Folks, we’re nearly there. Just two more weeks of hellish internal assignments before a few exams for the unfortunate few, and the university year will be over.
The last six weeks have gone super well for me, particularly the week when I was unexpectedly put on debt management by uni because I’d forgotten to tell Studylink to pay for a couple of papers. Not being able to access readings or submit assignments was slightly unnerving, but honestly, an accurate note or me to finish my undergraduate study on.
In a sentimental frame of mind, I thought it would be fitting to remember some of the other low points of the year, in the Massey Welly world and beyond.
In terms of our beloved campus, the museum building’s an absolute disaster, with holes in the ceiling, literal pipes bursting during classes, and constant drilling and hammering. The shred of interest and self-discipline I usually bring to classes is always eradicated by those delightful noises.
And from what I’ve heard in the music block, they too have to face the elements on a daily basis. Apparently they can’t get the air conditioning right, meaning every budding musician has spent their year recording albums in a refrigerator.
The incomplete marae still sits there looking bleak, and no one seems to know when it will be finished, if ever.
While Tussock did have an unexpected renovation in the break between semesters, overall, it still remains wholeheartedly average, and I have depleting hope that its coffee will ever reach a standard that’s acceptable in Wellington.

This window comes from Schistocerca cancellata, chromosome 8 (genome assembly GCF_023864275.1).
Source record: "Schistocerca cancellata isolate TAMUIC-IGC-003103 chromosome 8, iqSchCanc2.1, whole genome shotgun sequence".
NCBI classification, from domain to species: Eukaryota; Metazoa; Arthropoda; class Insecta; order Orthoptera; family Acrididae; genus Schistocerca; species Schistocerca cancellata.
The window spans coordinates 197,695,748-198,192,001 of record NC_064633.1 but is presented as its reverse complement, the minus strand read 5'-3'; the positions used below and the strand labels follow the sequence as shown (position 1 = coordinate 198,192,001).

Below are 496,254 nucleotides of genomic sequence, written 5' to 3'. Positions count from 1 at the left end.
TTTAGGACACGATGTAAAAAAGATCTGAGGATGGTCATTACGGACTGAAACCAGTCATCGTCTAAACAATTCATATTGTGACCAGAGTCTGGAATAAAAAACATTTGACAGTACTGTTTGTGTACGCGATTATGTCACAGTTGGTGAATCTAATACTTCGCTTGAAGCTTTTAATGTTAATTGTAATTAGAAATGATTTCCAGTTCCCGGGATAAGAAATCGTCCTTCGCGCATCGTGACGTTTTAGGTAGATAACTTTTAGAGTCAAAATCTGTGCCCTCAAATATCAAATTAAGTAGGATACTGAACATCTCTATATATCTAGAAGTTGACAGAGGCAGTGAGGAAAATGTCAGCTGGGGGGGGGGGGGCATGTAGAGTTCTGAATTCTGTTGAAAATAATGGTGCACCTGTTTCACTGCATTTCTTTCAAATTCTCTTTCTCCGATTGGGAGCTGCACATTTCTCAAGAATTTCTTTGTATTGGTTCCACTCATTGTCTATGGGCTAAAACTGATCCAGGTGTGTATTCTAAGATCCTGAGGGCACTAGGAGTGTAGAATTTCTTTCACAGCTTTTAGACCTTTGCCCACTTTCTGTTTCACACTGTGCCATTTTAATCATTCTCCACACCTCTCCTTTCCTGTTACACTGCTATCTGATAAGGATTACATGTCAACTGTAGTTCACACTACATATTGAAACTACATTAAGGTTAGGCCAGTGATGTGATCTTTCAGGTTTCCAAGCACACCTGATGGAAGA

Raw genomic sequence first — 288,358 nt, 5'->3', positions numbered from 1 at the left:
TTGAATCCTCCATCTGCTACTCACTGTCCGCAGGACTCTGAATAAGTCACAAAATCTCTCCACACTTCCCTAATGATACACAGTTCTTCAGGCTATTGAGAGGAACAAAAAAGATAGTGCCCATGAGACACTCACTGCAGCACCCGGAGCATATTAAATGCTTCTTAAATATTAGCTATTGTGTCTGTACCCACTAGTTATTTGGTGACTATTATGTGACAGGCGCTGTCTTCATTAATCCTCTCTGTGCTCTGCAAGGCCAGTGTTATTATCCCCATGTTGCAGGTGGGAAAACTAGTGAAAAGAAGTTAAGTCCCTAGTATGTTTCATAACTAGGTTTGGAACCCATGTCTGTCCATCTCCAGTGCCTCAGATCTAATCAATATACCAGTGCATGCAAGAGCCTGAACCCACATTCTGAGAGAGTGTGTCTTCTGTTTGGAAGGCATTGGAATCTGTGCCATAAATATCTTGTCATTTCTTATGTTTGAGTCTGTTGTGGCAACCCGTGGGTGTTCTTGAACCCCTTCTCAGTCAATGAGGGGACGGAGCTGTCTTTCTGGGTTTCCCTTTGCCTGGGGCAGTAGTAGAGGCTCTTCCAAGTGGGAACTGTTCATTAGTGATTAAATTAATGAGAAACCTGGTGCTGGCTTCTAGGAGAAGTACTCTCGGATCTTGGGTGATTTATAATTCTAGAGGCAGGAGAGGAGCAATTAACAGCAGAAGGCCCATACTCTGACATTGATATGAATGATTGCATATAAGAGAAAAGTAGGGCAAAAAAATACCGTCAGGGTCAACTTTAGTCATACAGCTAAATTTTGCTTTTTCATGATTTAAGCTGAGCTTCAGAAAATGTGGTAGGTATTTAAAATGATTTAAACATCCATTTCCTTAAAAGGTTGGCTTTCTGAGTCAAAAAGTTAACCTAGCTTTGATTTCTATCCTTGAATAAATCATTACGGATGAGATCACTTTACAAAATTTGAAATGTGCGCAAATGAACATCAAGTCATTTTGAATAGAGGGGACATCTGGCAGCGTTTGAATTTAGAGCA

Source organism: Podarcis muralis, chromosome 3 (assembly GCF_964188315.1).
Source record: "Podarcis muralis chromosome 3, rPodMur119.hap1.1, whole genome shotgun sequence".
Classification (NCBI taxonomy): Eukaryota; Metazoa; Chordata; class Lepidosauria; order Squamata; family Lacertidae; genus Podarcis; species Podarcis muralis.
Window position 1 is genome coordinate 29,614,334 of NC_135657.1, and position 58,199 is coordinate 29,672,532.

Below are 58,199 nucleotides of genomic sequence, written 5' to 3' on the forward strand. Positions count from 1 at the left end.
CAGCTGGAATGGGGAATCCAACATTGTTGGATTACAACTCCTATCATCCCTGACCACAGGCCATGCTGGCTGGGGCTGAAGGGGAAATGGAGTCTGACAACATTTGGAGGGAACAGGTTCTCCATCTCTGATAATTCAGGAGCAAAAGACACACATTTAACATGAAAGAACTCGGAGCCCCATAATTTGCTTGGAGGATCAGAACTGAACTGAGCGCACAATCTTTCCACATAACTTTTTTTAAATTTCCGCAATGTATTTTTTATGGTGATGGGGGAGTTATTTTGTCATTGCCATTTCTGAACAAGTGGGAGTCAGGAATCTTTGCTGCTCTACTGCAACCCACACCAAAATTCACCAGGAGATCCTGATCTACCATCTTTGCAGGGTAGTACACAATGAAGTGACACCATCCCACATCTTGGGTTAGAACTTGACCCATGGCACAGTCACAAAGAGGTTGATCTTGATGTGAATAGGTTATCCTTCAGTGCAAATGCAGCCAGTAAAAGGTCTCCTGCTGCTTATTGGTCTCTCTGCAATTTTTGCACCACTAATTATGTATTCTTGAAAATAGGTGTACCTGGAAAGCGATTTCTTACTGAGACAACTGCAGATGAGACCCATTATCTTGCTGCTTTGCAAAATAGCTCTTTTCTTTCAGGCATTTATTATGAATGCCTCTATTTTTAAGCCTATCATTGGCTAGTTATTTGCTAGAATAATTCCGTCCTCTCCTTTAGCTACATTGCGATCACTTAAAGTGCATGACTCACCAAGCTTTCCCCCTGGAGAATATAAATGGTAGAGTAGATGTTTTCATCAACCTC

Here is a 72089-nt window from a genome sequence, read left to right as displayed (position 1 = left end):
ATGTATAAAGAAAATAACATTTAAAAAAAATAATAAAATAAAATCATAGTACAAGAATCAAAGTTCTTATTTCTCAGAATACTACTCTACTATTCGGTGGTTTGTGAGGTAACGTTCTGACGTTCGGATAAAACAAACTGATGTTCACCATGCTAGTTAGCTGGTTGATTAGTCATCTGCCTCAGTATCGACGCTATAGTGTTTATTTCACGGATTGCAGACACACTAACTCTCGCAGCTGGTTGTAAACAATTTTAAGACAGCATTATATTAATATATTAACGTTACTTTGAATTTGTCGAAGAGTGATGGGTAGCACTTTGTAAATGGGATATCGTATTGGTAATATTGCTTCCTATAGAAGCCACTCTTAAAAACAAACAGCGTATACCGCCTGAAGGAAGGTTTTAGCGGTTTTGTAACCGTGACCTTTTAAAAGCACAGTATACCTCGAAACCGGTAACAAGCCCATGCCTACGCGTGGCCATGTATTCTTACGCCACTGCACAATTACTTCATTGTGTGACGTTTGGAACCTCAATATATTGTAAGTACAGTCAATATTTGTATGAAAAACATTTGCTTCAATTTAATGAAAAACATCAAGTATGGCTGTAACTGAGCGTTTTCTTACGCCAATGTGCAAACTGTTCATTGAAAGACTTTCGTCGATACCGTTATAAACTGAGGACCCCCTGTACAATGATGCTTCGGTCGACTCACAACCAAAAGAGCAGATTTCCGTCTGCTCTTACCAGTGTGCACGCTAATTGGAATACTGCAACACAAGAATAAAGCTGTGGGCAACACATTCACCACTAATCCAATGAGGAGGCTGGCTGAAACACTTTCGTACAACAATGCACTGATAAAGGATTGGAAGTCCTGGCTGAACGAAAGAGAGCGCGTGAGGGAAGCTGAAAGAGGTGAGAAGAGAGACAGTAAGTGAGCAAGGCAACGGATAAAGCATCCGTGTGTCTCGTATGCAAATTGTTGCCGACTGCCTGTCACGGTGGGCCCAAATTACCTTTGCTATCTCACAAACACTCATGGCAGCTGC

On a non-campus related note, the higher ups still seem to be sneaking around after the whole Don Brash saga last year, more recently trying to stop Māori activist Tame Iti from coming to speak at an event on the Palmy campus in April. There’s plenty more where that came from, but we’ll live in hope that the student voice will eventually dominate the old fuddy-duddies.
I have countless personal highlights, one being when I tripped over my chair and nearly face planted as I entered a silent and secretly judgemental class, but I won’t bore you with stories from my glamorous daily life.
Whilst these Massey-centric problems do hold weight for our students, I’ve plucked some of the lighter gems of the treasure trove of things that have gone wrong this year.
Spending a good portion of 2019 wallowing in negativity has shown me that it’s much easier to babble about trivial problems than real ones, and that it makes a good break from the daily climate dread or myriad of social problems swirling around.
So, as we approach the dreaded season of summer, I wish you well in your own wallowing, and may negativity live on, the vital ingredient to progress in this whimsical world.